[Python-Dev] bug in grammar

Jeremy Hylton jeremy@alum.mit.edu
Wed, 17 Jan 2001 21:58:19 -0500 (EST)

As part of the implementation of PEP 227 (and in an attempt to reach
some low-hanging fruit Guido mentioned on the types-sig long ago), I
have been working on a compiler pass that generates a module-level
symbol table.  I recently discovered a bug in the handling of list
comprehensions that was giving me headaches.

I realize now that the problem is with the current grammar and/or
compiler.  Here's a simple demonstration; try it in your friendly
python 2.0 interpreter.

>>> [i for i in range(10)] = (1, 2, 3)
Traceback (most recent call last):
  File "<stdin>", line 1, in ?
ValueError: unpack list of wrong size

The generated bytecode is:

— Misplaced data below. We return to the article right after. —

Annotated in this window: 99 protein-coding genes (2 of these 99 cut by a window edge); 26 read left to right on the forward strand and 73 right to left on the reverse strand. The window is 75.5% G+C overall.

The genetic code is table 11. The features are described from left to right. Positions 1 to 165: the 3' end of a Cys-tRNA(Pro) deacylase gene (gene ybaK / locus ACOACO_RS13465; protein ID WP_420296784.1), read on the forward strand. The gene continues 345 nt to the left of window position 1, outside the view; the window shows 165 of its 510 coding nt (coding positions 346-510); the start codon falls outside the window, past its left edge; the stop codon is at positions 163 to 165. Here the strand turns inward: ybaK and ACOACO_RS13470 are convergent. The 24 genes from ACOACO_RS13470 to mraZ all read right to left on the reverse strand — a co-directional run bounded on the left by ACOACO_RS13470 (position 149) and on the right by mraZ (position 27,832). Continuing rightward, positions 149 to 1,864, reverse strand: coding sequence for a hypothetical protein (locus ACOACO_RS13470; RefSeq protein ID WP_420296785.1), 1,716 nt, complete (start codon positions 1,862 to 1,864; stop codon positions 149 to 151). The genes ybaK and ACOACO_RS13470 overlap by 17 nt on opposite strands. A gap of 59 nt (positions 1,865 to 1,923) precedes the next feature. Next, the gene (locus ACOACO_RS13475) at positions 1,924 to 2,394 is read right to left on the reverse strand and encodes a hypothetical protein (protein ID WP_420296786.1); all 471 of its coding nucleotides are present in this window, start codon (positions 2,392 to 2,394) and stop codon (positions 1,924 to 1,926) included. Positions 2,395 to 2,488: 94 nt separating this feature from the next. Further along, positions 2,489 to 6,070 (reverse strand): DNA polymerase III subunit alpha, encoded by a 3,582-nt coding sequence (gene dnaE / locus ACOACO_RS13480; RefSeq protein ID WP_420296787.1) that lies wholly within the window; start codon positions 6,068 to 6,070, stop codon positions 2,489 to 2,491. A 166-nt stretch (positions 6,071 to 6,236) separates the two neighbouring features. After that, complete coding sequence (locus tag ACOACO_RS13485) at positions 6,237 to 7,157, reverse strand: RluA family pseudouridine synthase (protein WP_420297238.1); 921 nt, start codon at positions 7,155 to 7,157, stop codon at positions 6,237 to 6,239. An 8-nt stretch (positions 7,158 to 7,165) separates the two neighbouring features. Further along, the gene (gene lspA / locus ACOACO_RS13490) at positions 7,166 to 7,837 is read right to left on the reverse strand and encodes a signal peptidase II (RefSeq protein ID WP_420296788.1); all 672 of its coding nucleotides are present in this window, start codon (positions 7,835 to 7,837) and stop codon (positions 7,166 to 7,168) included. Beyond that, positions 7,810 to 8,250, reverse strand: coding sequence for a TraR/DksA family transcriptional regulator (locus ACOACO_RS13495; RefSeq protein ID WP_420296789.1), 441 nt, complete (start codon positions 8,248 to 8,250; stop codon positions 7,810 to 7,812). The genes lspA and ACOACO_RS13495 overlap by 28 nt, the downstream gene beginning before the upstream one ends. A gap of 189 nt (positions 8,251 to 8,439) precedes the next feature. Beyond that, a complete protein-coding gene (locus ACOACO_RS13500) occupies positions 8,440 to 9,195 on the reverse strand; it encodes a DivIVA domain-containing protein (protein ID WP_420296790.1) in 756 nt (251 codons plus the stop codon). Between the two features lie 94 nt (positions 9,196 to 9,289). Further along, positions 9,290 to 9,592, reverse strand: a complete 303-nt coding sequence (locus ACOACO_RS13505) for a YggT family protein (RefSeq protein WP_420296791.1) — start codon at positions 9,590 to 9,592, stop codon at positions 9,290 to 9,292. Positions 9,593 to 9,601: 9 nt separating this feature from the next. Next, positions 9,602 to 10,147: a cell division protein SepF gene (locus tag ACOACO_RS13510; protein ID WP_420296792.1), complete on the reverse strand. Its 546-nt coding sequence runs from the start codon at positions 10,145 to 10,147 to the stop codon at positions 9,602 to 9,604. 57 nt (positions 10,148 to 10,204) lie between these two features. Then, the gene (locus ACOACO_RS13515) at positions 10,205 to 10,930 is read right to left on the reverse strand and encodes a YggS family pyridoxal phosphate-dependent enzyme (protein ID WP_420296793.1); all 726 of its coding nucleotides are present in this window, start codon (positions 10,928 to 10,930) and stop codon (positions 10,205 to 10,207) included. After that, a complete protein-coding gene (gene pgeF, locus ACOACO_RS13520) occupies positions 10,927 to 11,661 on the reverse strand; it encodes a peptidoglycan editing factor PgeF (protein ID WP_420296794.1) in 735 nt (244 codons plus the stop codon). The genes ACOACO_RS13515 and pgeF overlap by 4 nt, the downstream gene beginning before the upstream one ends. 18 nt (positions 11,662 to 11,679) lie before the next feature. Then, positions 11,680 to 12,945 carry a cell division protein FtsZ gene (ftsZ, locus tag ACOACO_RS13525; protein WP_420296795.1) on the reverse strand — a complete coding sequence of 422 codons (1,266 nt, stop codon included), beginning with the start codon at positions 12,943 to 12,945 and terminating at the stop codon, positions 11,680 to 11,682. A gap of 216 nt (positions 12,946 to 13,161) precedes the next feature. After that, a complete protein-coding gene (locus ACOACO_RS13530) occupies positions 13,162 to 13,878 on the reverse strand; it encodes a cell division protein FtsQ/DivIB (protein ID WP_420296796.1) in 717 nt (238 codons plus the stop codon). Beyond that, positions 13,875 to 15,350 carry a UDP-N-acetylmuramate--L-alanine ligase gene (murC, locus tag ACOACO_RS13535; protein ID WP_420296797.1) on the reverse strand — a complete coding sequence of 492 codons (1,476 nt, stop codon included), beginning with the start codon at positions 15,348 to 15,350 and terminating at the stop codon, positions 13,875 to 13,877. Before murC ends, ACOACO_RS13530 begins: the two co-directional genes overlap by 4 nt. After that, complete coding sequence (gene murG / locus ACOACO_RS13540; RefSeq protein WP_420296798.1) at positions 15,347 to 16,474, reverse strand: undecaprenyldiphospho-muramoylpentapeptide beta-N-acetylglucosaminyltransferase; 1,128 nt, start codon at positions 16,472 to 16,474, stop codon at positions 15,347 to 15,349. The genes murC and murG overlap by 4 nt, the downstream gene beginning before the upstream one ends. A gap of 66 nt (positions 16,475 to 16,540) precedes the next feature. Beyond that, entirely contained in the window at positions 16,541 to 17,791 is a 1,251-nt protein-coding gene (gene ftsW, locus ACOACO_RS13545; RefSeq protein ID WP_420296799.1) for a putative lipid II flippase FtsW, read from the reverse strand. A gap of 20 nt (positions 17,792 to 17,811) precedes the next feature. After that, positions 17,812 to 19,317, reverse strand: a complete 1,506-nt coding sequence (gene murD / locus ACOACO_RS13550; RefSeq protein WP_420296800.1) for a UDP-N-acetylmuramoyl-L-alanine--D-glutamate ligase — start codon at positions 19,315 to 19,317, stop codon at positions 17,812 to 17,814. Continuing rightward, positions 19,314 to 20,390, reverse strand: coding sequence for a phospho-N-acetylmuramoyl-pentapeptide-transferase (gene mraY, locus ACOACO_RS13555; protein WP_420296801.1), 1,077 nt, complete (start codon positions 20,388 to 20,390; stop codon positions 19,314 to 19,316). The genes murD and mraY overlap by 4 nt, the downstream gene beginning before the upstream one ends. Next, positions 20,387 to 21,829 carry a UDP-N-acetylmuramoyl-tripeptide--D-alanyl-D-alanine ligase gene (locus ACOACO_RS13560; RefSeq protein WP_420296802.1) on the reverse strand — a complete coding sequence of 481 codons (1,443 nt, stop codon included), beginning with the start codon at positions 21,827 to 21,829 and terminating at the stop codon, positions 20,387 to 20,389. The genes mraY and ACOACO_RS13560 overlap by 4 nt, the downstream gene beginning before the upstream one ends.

0 SET_LINENO               0

          3 SET_LINENO               1
          6 LOAD_CONST               0 (1)
          9 LOAD_CONST               1 (2)
         12 LOAD_CONST               2 (3)
         15 BUILD_TUPLE              3
         18 UNPACK_SEQUENCE          1
         21 STORE_NAME               0 (i)
         24 LOAD_CONST               3 (None)
         27 RETURN_VALUE        

I assume this isn't intended :-).  The compiler is ignoring everything
after the initial atom in the list comprehension.  It's basically
compiling the code as if it were:

[i] = (1, 2, 3)

I'm not sure how to try and fix this.  Should the grammar allow one to
construct the example statement above?  If not, I'm not sure how to
fix the grammar.  If not, I suppose the compiler should detect that
the list comp is misplaced.  This seems fairly messy, since there are
about 10 nodes between the expr_stmt and the list_for.

Or is this a cool way to use list comprehensions to generate